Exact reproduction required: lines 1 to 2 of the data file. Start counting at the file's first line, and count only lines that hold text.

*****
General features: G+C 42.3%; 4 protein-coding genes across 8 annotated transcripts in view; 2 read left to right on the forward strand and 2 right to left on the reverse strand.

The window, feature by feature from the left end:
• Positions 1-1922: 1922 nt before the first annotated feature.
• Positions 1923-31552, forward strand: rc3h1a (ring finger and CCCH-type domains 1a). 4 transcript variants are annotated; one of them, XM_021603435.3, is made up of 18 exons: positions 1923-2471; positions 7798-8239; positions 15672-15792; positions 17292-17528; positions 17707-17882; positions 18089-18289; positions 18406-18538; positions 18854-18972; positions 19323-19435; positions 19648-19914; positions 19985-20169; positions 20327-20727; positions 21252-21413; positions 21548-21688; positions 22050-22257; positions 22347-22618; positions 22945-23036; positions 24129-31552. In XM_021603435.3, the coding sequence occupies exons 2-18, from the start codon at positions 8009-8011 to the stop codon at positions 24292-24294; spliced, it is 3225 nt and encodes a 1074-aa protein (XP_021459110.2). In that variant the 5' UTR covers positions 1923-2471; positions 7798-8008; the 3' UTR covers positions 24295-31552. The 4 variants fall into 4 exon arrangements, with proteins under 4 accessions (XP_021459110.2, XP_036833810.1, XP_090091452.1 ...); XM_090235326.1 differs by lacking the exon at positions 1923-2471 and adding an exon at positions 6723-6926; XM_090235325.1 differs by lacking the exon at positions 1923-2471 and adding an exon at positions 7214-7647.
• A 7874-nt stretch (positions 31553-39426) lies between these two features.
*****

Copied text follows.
General features: G+C 42.3%; 4 protein-coding genes across 8 annotated transcripts in view; 2 read left to right on the forward strand and 2 right to left on the reverse strand.

The window, feature by feature from the left end: